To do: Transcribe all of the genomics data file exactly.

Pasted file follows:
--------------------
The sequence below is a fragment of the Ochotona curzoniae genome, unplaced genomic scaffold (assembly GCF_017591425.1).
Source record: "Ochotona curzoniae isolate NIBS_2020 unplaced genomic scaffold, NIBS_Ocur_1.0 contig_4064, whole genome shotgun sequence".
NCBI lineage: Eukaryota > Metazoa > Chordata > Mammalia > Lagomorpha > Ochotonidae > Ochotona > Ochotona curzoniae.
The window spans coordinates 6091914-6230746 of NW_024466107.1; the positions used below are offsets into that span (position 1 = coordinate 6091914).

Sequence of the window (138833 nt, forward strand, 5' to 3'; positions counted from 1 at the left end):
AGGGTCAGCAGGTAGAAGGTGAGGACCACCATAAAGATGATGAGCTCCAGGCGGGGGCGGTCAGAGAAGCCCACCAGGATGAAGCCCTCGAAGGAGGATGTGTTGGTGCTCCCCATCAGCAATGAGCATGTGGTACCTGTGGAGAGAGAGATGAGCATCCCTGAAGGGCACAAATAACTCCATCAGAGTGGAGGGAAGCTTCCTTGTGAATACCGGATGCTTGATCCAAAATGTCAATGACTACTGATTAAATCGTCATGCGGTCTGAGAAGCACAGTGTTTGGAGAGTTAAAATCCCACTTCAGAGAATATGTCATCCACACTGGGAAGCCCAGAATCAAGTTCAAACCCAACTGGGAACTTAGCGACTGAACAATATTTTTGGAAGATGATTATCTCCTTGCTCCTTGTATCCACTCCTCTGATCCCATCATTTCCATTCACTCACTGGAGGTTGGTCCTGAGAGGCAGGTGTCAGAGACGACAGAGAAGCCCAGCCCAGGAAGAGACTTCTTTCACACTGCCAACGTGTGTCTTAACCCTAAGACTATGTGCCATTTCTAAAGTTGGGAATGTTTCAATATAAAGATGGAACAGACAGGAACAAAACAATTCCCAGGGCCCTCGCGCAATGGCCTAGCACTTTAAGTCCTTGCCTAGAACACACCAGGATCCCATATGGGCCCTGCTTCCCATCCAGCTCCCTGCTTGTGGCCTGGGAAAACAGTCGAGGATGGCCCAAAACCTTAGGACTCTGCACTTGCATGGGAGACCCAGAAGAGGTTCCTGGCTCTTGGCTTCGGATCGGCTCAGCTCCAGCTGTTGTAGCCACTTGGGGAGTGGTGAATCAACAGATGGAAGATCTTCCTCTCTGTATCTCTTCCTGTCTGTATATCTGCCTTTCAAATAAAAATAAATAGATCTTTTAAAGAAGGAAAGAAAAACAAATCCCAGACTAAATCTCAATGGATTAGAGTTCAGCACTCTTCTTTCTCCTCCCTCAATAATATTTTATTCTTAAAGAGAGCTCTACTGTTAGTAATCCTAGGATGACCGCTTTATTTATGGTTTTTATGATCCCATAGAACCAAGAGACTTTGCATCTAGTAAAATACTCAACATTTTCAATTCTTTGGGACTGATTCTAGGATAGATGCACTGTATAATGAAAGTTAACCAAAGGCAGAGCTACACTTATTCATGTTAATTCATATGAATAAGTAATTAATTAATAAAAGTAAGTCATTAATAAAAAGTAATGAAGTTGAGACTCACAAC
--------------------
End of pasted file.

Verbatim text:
The sequence below is a fragment of the Ochotona curzoniae genome, unplaced genomic scaffold (assembly GCF_017591425.1).
Source record: "Ochotona curzoniae isolate NIBS_2020 unplaced genomic scaffold, NIBS_Ocur_1.0 contig_4064, whole genome shotgun sequence".
NCBI lineage: Eukaryota > Metazoa > Chordata > Mammalia > Lagomorpha > Ochotonidae > Ochotona > Ochotona curzoniae.
The window spans coordinates 6091914-6230746 of NW_024466107.1; the positions used below are offsets into that span (position 1 = coordinate 6091914).

Sequence of the window (138833 nt, forward strand, 5' to 3'; positions counted from 1 at the left end):
AGGGTCAGCAGGTAGAAGGTGAGGACCACCATAAAGATGATGAGCTCCAGGCGGGGGCGGTCAGAGAAGCCCACCAGGATGAAGCCCTCGAAGGAGGATGTGTTGGTGCTCCCCATCAGCAATGAGCATGTGGTACCTGTGGAGAGAGAGATGAGCATCCCTGAAGGGCACAAATAACTCCATCAGAGTGGAGGGAAGCTTCCTTGTGAATACCGGATGCTTGATCCAAAATGTCAATGACTACTGATTAAATCGTCATGCGGTCTGAGAAGCACAGTGTTTGGAGAGTTAAAATCCCACTTCAGAGAATATGTCATCCACACTGGGAAGCCCAGAATCAAGTTCAAACCCAACTGGGAACTTAGCGACTGAACAATATTTTTGGAAGATGATTATCTCCTTGCTCCTTGTATCCACTCCTCTGATCCCATCATTTCCATTCACTCACTGGAGGTTGGTCCTGAGAGGCAGGTGTCAGAGACGACAGAGAAGCCCAGCCCAGGAAGAGACTTCTTTCACACTGCCAACGTGTGTCTTAACCCTAAGACTATGTGCCATTTCTAAAGTTGGGAATGTTTCAATATAAAGATGGAACAGACAGGAACAAAACAATTCCCAGGGCCCTCGCGCAATGGCCTAGCACTTTAAGTCCTTGCCTAGAACACACCAGGATCCCATATGGGCCCTGCTTCCCATCCAGCTCCCTGCTTGTGGCCTGGGAAAACAGTCGAGGATGGCCCAAAACCTTAGGACTCTGCACTTGCATGGGAGACCCAGAAGAGGTTCCTGGCTCTTGGCTTCGGATCGGCTCAGCTCCAGCTGTTGTAGCCACTTGGGGAGTGGTGAATCAACAGATGGAAGATCTTCCTCTCTGTATCTCTTCCTGTCTGTATATCTGCCTTTCAAATAAAAATAAATAGATCTTTTAAAGAAGGAAAGAAAAACAAATCCCAGACTAAATCTCAATGGATTAGAGTTCAGCACTCTTCTTTCTCCTCCCTCAATAATATTTTATTCTTAAAGAGAGCTCTACTGTTAGTAATCCTAGGATGACCGCTTTATTTATGGTTTTTATGATCCCATAGAACCAAGAGACTTTGCATCTAGTAAAATACTCAACATTTTCAATTCTTTGGGACTGATTCTAGGATAGATGCACTGTATAATGAAAGTTAACCAAAGGCAGAGCTACACTTATTCATGTTAATTCATATGAATAAGTAATTAATTAATAAAAGTAAGTCATTAATAAAAAGTAATGAAGTTGAGACTCACAAC